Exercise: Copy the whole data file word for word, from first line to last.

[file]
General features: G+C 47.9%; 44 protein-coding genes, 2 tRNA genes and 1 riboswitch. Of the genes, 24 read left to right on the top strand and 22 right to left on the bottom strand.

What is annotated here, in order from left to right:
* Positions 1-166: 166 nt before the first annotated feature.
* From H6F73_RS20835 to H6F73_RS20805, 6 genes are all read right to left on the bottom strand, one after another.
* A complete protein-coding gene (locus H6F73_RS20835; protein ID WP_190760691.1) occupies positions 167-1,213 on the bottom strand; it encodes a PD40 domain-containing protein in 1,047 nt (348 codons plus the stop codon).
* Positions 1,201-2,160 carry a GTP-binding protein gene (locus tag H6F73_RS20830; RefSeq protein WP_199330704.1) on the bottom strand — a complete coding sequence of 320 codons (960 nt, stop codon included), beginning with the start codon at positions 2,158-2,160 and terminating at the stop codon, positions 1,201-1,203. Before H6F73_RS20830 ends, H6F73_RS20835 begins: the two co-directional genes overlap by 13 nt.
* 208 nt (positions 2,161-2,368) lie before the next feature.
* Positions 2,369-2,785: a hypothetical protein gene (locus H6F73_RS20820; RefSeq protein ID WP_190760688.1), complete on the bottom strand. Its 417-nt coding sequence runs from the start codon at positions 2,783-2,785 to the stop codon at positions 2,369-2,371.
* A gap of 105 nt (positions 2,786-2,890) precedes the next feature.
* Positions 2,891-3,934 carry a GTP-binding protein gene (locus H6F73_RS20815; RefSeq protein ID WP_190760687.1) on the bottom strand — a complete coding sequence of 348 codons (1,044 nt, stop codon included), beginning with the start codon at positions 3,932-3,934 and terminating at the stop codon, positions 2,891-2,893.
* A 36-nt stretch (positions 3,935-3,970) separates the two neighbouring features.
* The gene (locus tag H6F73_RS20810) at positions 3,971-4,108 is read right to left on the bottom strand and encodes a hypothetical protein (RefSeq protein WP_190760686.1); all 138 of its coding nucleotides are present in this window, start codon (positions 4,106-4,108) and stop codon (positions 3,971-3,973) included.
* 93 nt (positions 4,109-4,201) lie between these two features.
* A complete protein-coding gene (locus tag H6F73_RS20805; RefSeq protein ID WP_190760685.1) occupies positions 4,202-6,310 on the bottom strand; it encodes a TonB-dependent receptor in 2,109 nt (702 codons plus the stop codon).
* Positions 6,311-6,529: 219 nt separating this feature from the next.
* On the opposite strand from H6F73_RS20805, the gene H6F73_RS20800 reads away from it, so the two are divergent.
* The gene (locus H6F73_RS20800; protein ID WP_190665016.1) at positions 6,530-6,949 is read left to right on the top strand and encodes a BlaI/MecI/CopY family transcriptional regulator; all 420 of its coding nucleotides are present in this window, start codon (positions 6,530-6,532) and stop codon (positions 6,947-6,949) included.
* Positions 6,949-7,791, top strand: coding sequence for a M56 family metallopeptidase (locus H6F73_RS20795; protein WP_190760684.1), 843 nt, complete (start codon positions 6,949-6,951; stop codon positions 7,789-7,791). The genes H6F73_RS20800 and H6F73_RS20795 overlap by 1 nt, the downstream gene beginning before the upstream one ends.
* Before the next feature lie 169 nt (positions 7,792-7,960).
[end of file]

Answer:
General features: G+C 47.9%; 44 protein-coding genes, 2 tRNA genes and 1 riboswitch. Of the genes, 24 read left to right on the top strand and 22 right to left on the bottom strand.

What is annotated here, in order from left to right:
* Positions 1-166: 166 nt before the first annotated feature.
* From H6F73_RS20835 to H6F73_RS20805, 6 genes are all read right to left on the bottom strand, one after another.
* A complete protein-coding gene (locus H6F73_RS20835; protein ID WP_190760691.1) occupies positions 167-1,213 on the bottom strand; it encodes a PD40 domain-containing protein in 1,047 nt (348 codons plus the stop codon).
* Positions 1,201-2,160 carry a GTP-binding protein gene (locus tag H6F73_RS20830; RefSeq protein WP_199330704.1) on the bottom strand — a complete coding sequence of 320 codons (960 nt, stop codon included), beginning with the start codon at positions 2,158-2,160 and terminating at the stop codon, positions 1,201-1,203. Before H6F73_RS20830 ends, H6F73_RS20835 begins: the two co-directional genes overlap by 13 nt.
* 208 nt (positions 2,161-2,368) lie before the next feature.
* Positions 2,369-2,785: a hypothetical protein gene (locus H6F73_RS20820; RefSeq protein ID WP_190760688.1), complete on the bottom strand. Its 417-nt coding sequence runs from the start codon at positions 2,783-2,785 to the stop codon at positions 2,369-2,371.
* A gap of 105 nt (positions 2,786-2,890) precedes the next feature.
* Positions 2,891-3,934 carry a GTP-binding protein gene (locus H6F73_RS20815; RefSeq protein ID WP_190760687.1) on the bottom strand — a complete coding sequence of 348 codons (1,044 nt, stop codon included), beginning with the start codon at positions 3,932-3,934 and terminating at the stop codon, positions 2,891-2,893.
* A 36-nt stretch (positions 3,935-3,970) separates the two neighbouring features.
* The gene (locus tag H6F73_RS20810) at positions 3,971-4,108 is read right to left on the bottom strand and encodes a hypothetical protein (RefSeq protein WP_190760686.1); all 138 of its coding nucleotides are present in this window, start codon (positions 4,106-4,108) and stop codon (positions 3,971-3,973) included.
* 93 nt (positions 4,109-4,201) lie between these two features.
* A complete protein-coding gene (locus tag H6F73_RS20805; RefSeq protein ID WP_190760685.1) occupies positions 4,202-6,310 on the bottom strand; it encodes a TonB-dependent receptor in 2,109 nt (702 codons plus the stop codon).
* Positions 6,311-6,529: 219 nt separating this feature from the next.
* On the opposite strand from H6F73_RS20805, the gene H6F73_RS20800 reads away from it, so the two are divergent.
* The gene (locus H6F73_RS20800; protein ID WP_190665016.1) at positions 6,530-6,949 is read left to right on the top strand and encodes a BlaI/MecI/CopY family transcriptional regulator; all 420 of its coding nucleotides are present in this window, start codon (positions 6,530-6,532) and stop codon (positions 6,947-6,949) included.
* Positions 6,949-7,791, top strand: coding sequence for a M56 family metallopeptidase (locus H6F73_RS20795; protein WP_190760684.1), 843 nt, complete (start codon positions 6,949-6,951; stop codon positions 7,789-7,791). The genes H6F73_RS20800 and H6F73_RS20795 overlap by 1 nt, the downstream gene beginning before the upstream one ends.
* Before the next feature lie 169 nt (positions 7,792-7,960).